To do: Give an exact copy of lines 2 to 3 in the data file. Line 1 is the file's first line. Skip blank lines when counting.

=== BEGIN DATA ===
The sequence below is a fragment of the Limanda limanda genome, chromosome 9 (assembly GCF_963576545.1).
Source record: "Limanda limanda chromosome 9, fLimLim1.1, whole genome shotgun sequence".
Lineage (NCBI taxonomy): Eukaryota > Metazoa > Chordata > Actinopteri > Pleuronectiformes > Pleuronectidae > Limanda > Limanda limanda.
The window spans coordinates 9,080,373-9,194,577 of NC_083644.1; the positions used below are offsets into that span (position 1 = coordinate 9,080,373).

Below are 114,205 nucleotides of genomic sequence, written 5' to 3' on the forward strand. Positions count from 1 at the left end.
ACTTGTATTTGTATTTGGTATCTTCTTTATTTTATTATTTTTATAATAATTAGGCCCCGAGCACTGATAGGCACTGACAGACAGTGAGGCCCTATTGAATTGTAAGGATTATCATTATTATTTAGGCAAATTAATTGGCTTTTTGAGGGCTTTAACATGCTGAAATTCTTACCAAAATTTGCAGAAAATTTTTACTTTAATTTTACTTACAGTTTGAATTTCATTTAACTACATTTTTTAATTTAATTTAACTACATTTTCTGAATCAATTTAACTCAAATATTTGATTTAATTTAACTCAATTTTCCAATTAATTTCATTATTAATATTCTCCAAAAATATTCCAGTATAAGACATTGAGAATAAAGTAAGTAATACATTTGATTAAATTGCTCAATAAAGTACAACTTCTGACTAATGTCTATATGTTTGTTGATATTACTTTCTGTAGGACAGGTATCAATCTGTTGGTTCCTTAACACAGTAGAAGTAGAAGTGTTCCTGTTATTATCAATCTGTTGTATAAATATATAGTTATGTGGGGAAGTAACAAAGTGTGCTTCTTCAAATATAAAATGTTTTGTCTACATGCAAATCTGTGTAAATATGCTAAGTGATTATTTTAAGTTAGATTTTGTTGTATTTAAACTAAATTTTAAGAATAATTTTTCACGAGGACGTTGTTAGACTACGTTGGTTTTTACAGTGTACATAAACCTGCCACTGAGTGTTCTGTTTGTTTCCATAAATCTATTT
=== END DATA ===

Source record: "Limanda limanda chromosome 9, fLimLim1.1, whole genome shotgun sequence".
Lineage (NCBI taxonomy): Eukaryota > Metazoa > Chordata > Actinopteri > Pleuronectiformes > Pleuronectidae > Limanda > Limanda limanda.